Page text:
2015-10-05 |

EU countries must do more to halt biodiversity loss by 2020, report

Farmland Farmland birds at threat (Photo: Emilio Küffer/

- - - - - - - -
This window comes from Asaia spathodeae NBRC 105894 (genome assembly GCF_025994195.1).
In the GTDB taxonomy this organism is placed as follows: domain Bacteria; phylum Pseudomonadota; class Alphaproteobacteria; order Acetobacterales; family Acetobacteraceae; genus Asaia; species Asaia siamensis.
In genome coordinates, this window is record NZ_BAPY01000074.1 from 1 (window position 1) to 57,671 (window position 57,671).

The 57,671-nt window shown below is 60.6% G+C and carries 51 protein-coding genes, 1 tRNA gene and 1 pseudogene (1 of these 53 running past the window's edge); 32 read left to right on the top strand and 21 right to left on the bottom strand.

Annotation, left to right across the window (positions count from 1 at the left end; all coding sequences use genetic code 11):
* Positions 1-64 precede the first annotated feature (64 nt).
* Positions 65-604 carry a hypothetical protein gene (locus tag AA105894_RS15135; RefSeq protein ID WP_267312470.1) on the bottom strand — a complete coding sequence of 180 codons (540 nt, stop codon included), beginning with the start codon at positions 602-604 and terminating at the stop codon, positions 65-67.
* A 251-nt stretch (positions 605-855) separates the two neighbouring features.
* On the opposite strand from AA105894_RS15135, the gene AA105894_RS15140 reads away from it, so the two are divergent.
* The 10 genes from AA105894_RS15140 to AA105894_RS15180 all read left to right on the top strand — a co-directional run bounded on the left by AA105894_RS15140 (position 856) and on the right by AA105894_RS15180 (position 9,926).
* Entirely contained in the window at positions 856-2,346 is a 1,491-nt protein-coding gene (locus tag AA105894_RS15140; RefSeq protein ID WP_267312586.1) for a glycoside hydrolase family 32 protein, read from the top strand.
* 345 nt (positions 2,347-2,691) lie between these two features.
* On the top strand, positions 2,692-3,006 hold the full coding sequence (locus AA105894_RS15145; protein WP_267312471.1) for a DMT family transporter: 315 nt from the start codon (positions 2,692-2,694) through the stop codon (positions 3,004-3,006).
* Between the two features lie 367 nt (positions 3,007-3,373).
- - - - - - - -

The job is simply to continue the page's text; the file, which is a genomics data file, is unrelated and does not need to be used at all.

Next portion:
The European Union has made little progress in halting biodiversity loss and the degradation of ecosystem services, according to the mid-term review of the EU biodiversity strategy, published by the European Commission on Friday. The report assesses whether the EU is on track to achieve its biodiversity targets in six main areas by 2020. The results show that progress has been slow in most areas and that Member States need to undertake greater efforts. “Nature’s capacity to clean the air and water, to pollinate crops and to limit the impacts of catastrophes such as flooding is being compromised, with potentially significant unforeseen costs to society and our economy”, the European Commission said. When the EU adopted the biodiversity strategy in 2010, up to 25% of European animal species were facing extinction and 65% of habitats were in an unfavourable conservation status. In the meantime, the number of species and habitats with a positive or improved conservation status has increased slightly. While populations of common bird species have started stabilising since 2010, farmland birds have continued to decline. Pollination services are in steep decline with multiple pressures on wild bees, the report warns. In addition, grassland butterflies are declining severely and there is no sign of levelling off. “The key threats to biodiversity – habitat loss (in particular through urban sprawl, agricultural intensification, land abandonment, and intensively managed forests), pollution, over-exploitation (in particular fisheries), invasive alien species and climate change – continue to exert pressure, causing the loss of species and habitats and weakening ecosystem resilience.” The EU-28 footprint is still more than twice its biocapacity, taking a heavy toll on biodiversity outside Europe. With regard to the third target, increasing the contribution of agriculture and forestry to maintaining and enhancing biodiversity, the EU has made no significant overall progress. According to the report, the reformed Common Agricultural Policy (CAP) provides a range of instruments that can contribute to supporting biodiversity. However, if the third biodiversity target is to be achieved, these opportunities need now to be taken up by Member States on a sufficient scale. The authors stress that local examples demonstrate successful sustainable agricultural practices, which, if implemented more broadly, could put the EU back on track to achieve the target by 2020. (ab)